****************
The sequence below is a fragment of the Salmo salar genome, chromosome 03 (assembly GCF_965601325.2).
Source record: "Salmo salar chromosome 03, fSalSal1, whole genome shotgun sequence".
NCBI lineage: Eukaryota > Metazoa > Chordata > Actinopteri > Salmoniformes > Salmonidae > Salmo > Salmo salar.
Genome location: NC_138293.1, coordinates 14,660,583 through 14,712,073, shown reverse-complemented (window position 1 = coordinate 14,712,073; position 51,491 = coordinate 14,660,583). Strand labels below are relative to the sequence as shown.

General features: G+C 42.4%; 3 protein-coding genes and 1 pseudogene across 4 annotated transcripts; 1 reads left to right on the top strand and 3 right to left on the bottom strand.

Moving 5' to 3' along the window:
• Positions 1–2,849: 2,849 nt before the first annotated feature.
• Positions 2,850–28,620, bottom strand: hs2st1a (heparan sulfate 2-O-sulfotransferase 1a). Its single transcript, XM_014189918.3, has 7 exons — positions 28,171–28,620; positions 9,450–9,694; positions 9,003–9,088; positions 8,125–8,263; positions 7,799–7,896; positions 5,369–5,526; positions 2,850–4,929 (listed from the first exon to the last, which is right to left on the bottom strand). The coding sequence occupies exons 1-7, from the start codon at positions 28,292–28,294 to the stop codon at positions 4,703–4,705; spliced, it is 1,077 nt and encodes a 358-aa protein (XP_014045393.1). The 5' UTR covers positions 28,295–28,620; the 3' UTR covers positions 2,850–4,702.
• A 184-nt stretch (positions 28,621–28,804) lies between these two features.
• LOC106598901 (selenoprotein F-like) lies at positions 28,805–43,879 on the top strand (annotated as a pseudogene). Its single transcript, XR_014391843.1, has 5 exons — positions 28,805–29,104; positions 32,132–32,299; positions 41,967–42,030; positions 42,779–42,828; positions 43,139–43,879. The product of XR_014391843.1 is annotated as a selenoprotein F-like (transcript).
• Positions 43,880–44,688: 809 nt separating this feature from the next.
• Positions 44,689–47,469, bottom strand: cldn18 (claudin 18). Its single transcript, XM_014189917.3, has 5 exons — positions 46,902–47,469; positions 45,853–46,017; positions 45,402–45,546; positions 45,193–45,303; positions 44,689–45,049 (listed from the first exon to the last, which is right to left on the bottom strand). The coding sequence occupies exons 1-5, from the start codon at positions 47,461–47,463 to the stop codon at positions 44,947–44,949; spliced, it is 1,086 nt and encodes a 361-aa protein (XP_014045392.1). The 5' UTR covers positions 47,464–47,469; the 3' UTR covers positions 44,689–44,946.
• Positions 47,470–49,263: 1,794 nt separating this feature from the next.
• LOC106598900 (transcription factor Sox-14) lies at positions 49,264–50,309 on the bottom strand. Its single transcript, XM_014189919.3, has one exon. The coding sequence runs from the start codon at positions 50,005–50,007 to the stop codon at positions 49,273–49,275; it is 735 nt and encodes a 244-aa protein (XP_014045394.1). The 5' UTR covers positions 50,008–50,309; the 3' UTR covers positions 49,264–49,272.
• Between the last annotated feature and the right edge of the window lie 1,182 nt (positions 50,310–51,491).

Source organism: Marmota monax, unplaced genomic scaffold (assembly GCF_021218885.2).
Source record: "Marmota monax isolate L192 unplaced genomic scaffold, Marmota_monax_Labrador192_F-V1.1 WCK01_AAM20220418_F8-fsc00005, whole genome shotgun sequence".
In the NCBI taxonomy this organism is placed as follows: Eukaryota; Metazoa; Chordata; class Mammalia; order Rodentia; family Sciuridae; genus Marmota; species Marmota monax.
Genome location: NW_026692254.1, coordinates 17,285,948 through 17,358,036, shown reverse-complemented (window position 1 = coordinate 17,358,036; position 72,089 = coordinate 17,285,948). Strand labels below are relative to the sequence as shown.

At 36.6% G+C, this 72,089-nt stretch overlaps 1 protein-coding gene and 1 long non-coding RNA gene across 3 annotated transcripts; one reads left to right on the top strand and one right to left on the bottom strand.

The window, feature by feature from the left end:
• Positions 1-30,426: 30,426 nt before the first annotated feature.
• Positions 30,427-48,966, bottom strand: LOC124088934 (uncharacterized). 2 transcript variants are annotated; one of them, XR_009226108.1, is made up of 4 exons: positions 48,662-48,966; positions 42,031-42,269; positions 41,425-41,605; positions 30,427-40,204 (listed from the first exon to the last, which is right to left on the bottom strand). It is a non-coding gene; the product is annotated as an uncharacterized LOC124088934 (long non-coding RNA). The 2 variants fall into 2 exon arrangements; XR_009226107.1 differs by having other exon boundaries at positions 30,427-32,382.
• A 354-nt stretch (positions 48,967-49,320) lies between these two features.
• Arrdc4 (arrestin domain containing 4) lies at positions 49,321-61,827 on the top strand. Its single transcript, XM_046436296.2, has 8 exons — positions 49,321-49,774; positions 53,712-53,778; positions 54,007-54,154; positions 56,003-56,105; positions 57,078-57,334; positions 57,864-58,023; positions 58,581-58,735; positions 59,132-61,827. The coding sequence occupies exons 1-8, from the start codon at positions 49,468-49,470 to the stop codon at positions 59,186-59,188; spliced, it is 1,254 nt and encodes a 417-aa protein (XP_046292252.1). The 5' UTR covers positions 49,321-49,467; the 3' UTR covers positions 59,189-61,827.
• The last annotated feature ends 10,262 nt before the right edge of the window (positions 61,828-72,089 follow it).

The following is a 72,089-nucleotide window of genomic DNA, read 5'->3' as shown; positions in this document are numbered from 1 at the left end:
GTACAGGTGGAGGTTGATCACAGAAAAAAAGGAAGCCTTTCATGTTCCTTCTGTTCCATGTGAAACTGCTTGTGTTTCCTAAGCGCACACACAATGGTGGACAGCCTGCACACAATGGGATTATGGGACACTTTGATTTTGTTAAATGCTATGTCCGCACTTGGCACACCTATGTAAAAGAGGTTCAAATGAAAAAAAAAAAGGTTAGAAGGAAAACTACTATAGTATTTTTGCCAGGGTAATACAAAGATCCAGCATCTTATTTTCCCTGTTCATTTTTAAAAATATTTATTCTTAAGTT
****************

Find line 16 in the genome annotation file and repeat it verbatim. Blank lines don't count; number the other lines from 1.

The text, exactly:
Source organism: Marmota monax, unplaced genomic scaffold (assembly GCF_021218885.2).